Suicide is a major cause of mortality among adolescents; it has been estimated that up to 25% of young people have had suicidal ideation, and approximately 2–12% have attempted suicide at some time in their lives [1
]. Standardized clinical assessments of adolescent outpatient samples have revealed that up to 60% have suicidal ideation, and up to 20% have made suicide attempts [2
]. In a sample of adolescent depressed outpatients more than half had made suicide attempts [4
]. According to a review by Safer [5
] anonymous surveys of suicidal behavior have yielded lifetime prevalences of 7% to 10% for adolescents, whereas studies using structured interviews have found lifetime prevalences of 3% to 4%. Regardless of the great variability in the estimations of its prevalence, suicidality in its different forms seems surprisingly prevalent in the adolescent general population. Adolescent suicide occurs mostly in the context of an active, often treatable, but unrecognized or untreated mental illness, such as depression or substance abuse [6
]. The increase in antidepressant treatments of adolescents [8
] have been suggested to at least partly explain the decline in the incidence of suicide [9
] in many Western countries during the past decade. Recently, though, some reports have connected SSRI-treatment in adolescents to an increase in suicidality [10
Suicide attempts are complex acts for which no single set of clinical characteristics can be expected to be a good predictor [12
]. Although the domain of suicidal behavior is multidimensional [14
], a continuum from suicide ideation to suicide attempts has been reported in clinical adolescent populations [15
]. Although only a minority of patients with suicidal ideation attempt suicide, and only a minority of attempters die, a previous suicide attempt has been shown to be one of the most significant risk factors for suicide [17
]. Research concerning the role of suicidal ideation as a risk factor for suicide is less consistent, but many studies suggest that suicidal ideation predicts suicide attempts and suicides [e.g. [2
]]. Thus, accurate assessment of suicidality is of major importance in both clinical and research settings.
The ability of clinicians to evaluate suicidality has been addressed in a few publications. Pelkonen et al. [22
], for example, found that previous and current suicidal behavior was more common than referring persons were able to recognize, and could be detected by the clinician's systematic, structured, and documented inquiring about suicidality of all adolescent psychiatric outpatients. In a study by Malone et al. [23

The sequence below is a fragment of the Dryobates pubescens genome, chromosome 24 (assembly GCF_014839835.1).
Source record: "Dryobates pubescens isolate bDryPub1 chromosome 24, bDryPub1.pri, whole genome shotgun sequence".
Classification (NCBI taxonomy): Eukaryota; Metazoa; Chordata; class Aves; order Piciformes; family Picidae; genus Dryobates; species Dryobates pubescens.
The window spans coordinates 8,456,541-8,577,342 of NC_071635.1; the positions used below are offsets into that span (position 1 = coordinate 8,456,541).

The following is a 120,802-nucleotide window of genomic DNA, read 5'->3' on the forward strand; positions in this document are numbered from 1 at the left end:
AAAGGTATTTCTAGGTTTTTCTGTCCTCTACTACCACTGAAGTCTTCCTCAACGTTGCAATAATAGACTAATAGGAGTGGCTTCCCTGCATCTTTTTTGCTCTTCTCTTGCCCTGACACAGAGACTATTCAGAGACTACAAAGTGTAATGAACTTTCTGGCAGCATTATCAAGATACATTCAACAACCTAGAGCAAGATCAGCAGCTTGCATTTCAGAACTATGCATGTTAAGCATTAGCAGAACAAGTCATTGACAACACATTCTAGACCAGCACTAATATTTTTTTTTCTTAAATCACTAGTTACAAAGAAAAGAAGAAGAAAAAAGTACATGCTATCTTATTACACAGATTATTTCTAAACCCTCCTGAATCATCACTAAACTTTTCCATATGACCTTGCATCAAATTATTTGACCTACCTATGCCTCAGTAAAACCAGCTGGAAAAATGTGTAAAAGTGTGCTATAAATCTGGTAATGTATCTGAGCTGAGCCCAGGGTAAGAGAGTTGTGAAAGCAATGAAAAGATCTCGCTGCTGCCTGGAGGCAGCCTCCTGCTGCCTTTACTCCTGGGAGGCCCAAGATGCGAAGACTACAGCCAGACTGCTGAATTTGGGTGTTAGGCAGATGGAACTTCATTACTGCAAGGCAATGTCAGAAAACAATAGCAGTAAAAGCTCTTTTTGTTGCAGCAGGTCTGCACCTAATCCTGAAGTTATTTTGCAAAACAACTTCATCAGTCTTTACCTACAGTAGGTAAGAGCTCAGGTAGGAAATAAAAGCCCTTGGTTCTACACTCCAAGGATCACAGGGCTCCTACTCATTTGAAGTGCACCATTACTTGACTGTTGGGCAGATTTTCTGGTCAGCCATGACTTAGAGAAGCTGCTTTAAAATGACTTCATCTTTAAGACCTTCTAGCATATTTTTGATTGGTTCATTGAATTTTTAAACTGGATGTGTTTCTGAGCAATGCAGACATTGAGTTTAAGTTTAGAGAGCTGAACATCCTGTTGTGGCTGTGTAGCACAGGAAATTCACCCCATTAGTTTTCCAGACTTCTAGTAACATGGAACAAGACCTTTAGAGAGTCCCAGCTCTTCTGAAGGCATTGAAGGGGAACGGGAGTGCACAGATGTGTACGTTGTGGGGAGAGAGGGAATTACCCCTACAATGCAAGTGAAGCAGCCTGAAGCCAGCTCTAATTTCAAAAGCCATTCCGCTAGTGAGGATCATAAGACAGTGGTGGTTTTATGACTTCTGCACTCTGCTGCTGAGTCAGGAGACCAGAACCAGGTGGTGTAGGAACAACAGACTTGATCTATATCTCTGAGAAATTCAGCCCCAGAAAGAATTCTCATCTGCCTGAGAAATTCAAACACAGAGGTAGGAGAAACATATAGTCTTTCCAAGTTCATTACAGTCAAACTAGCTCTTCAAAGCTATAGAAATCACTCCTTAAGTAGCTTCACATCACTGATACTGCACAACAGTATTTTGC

] fewer suicide attempts were clinically reported than in concurrently and independently completed research data. These studies suggest that a significant degree of past and present suicidal behavior is not recognized and recorded during routine clinical assessment. Thus, easy-to-use instruments are needed to improve the clinicians' ability to recognize suicidality.
Numerous instruments have been developed with the aim of measuring different factors involved in the complex clinical task of suicide risk evaluation, but the use of them is often restricted to research settings [14
]. A three-class mutually exclusive grouping of suicidality (non-suicidal, suicide ideation, suicide attempts) assessed by a clinician is a simplified version of the 5-item "Spectrum of Suicidal Behavior Scale" [24
], and has previously been used in both research and clinical settings [3
]. It consists of two structured questions, which are asked during a routine clinical interview, and the documentation of the answers to them. There is some evidence supporting the predictive validity of this grouping [3
] but there have never been attempts to compare it with more structured measures.
We aimed to evaluate this simple and straightforward assessment of suicidality by training clinicians to ask about suicidality and document the answers, and compare this data with data obtained from the suicidality items of the K-SADS-PL Screen Interview. Although we expected these measures to converge with each other, we hypothesized that the clinical evaluation might under-detect suicidality compared with the structured assessment performed by trained raters.